From Stonewall to seventy: A tribute to living a full life

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By David Rosen 

In the late ’60s, Michaelangelo Salcedo was one of innumerable young gay men who regularly hung out at the Stonewall Inn, the seedy mob-run joint on Christopher Street in New York’s Greenwich Village. “I went to the Stonewall to meet other young people,” he recalls. The Stonewall attracted a robust clientele of underage youths, lesbians, drag queens, transvestites, and other “less respectable” gays, especially people of color. Recalling the bar’s management, Salcedo laughs: “They let you sit at the bar all night, and all you had to do was go back to the men’s room and refill your glass with water—and make sure you kept your lemon!” 

Salcedo, who recently turned 70, remembers the tumultuous days of the early gay rights movement as a period that profoundly changed his life. A Puerto Rican who grew up in New York’s Spanish Harlem, he earned a GED while in the U.S. Army and went on to receive a PhD in computer science. He spent the majority of his career as a tenured professor at the City University of New York (CUNY). Now retired, he has lived with his partner near Tampa, Florida, for the last 30 years.

To get out of El Barrio, Salcedo enlisted in the Army and, after basic training, was stationed at Fort Carson, Colorado. Being away from home and meeting young men from around the country allowed him to start seriously exploring his sexuality. “Before then, I had occasional same-sex relations, but no one I knew self-identified as a homosexual,” he says. Conflicted about his attraction to men, he turned to a military chaplain, who soon after outed him as “queer.” He was forced out of the Army with an undesirable discharge (in 2011, the decision was reversed and his discharge was upgraded to honorable). He was court-martialed and given a one-way bus ticket home.

Michaelangelo Salcedo

Back in the Big Apple, Salcedo started exploring his sexuality and the gay underworld that welcomed people of color. He checked out the scene at “The Deuce”—the sleazy stretch of West 42nd Street—but found it too scary. “It was a meat market!” he recalls. His life changed when he discovered Ham & Eggs, a long-forgotten 24-hour diner at 71st Street and Broadway, which attracted young gays from throughout the city. Proudly displayed inside the front door was a police warning that the restaurant was a raided premises. On weekends, with the street corner jumping, the diner attracted a number of older white men who were cruising the neighborhood with cash in their pockets. “It was the first place I went where people looked like me,” Salcedo says.

 He continues: “In Spanish Harlem, homosexuality was very secretive. The only out homosexuals were the drag queens—and I didn’t want to be a drag queen!” He worried: “Is this my future?” At Ham & Eggs, a different gay persona dominated, the butch and the femme strutting their stuff. “I was mesmerized by the femmes; I guess I didn’t think I was beautiful or refined enough to pull it off.” He was searching for a different way to express himself.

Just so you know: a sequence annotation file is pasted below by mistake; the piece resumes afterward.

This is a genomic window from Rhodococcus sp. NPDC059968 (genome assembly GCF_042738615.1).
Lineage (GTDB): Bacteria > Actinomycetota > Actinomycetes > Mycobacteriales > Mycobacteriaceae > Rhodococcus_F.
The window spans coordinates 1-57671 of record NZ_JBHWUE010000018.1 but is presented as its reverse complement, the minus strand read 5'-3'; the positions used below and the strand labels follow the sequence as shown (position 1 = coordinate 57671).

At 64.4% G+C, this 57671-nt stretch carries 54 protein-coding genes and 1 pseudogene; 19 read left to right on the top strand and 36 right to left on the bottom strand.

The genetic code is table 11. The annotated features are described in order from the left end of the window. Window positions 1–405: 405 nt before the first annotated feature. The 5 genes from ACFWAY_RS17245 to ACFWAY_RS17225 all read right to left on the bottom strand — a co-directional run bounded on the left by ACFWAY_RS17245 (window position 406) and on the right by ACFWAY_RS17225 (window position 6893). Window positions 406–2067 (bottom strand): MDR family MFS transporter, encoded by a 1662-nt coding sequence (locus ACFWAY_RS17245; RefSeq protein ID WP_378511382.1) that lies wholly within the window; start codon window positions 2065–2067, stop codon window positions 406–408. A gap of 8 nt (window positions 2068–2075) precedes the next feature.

Salcedo ventured into the Village after word-of-mouth suggested it was home to New York’s underground gay scene. He favored the Stonewall because it attracted people of color. He visited other Village gay spots like the Bali, the Cork, and the Sans Souci, but they tended to cater to older white guys, and he never felt welcomed.

Salcedo wasn’t at the Stonewall at 3 a.m. on Saturday, June 28, 1969, when the fateful riot broke out. But he showed up during the next couple of nights when the Village was a mini-battlefield, a witness to clashes between the old values enforced by police and the raucous new spirit demanding sexual freedom. “When I first started discovering the city’s gay scene,” he recalls, “I knew nothing about politics or gay activism.” His experience was not unlike that of many other young people. “I went to a Mattachine meeting and I was the only non-white, minority person there,” he says. “I felt out-of-sorts, like an alien.” 

He recently celebrated his 70th birthday at a special get-together with friends at a Greenwich Village restaurant. With wine flowing and good cheer shared by all, each guest told heartfelt stories about the guest of honor. Every story added another piece to Salcedo’s complex and rewarding life story. Grinning like the legendary Cheshire cat, Salcedo admitted, “I’ve been on a spiritual quest my whole life.”

Reflecting on the ‘60s, he admitted, “Coming out took a long time, like peeling an onion.” He believes that Stonewall broke the barrier between the outside and inside of his (and other gay people’s) life. In the pre-Stonewall era, gay iconography consisted of stereotypes like drag queens and femme/butch personas. For Salcedo, Stonewall offered a new way to come out: as oneself. It was, he says, a way to “get in touch with who you are, of being who you really are.” For him and many of his pioneering generation, it’s a lesson well-learned—a steppingstone into living fully.

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